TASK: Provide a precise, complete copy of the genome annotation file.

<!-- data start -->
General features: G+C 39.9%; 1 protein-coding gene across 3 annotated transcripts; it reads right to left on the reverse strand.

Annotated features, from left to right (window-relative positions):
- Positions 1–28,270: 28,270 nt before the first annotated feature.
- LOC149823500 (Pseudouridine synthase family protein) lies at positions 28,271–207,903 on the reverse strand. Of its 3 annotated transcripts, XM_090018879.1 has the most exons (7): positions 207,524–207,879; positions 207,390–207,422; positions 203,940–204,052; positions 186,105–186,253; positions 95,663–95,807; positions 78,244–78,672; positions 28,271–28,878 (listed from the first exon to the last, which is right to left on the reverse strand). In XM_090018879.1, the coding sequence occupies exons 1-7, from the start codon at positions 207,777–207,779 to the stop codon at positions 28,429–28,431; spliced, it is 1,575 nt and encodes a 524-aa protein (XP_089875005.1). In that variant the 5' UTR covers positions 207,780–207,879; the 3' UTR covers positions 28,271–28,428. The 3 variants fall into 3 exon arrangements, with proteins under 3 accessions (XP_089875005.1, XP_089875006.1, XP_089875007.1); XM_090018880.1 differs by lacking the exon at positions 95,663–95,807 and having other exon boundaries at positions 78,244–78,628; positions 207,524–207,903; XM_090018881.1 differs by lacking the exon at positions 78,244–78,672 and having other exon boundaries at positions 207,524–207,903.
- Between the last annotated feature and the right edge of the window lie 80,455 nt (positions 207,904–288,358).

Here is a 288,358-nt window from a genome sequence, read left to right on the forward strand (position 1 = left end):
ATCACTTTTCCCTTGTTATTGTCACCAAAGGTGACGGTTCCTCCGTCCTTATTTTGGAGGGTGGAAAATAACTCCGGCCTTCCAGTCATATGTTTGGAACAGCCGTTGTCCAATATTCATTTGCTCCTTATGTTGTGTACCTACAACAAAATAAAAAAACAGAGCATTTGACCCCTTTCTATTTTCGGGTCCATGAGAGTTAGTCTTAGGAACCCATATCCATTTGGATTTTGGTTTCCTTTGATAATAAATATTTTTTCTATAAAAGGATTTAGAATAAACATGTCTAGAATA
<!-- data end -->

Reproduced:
General features: G+C 39.9%; 1 protein-coding gene across 3 annotated transcripts; it reads right to left on the reverse strand.

Annotated features, from left to right (window-relative positions):
- Positions 1–28,270: 28,270 nt before the first annotated feature.
- LOC149823500 (Pseudouridine synthase family protein) lies at positions 28,271–207,903 on the reverse strand. Of its 3 annotated transcripts, XM_090018879.1 has the most exons (7): positions 207,524–207,879; positions 207,390–207,422; positions 203,940–204,052; positions 186,105–186,253; positions 95,663–95,807; positions 78,244–78,672; positions 28,271–28,878 (listed from the first exon to the last, which is right to left on the reverse strand). In XM_090018879.1, the coding sequence occupies exons 1-7, from the start codon at positions 207,777–207,779 to the stop codon at positions 28,429–28,431; spliced, it is 1,575 nt and encodes a 524-aa protein (XP_089875005.1). In that variant the 5' UTR covers positions 207,780–207,879; the 3' UTR covers positions 28,271–28,428. The 3 variants fall into 3 exon arrangements, with proteins under 3 accessions (XP_089875005.1, XP_089875006.1, XP_089875007.1); XM_090018880.1 differs by lacking the exon at positions 95,663–95,807 and having other exon boundaries at positions 78,244–78,628; positions 207,524–207,903; XM_090018881.1 differs by lacking the exon at positions 78,244–78,672 and having other exon boundaries at positions 207,524–207,903.
- Between the last annotated feature and the right edge of the window lie 80,455 nt (positions 207,904–288,358).

Here is a 288,358-nt window from a genome sequence, read left to right on the forward strand (position 1 = left end):
ATCACTTTTCCCTTGTTATTGTCACCAAAGGTGACGGTTCCTCCGTCCTTATTTTGGAGGGTGGAAAATAACTCCGGCCTTCCAGTCATATGTTTGGAACAGCCGTTGTCCAATATTCATTTGCTCCTTATGTTGTGTACCTACAACAAAATAAAAAAACAGAGCATTTGACCCCTTTCTATTTTCGGGTCCATGAGAGTTAGTCTTAGGAACCCATATCCATTTGGATTTTGGTTTCCTTTGATAATAAATATTTTTTCTATAAAAGGATTTAGAATAAACATGTCTAGAATA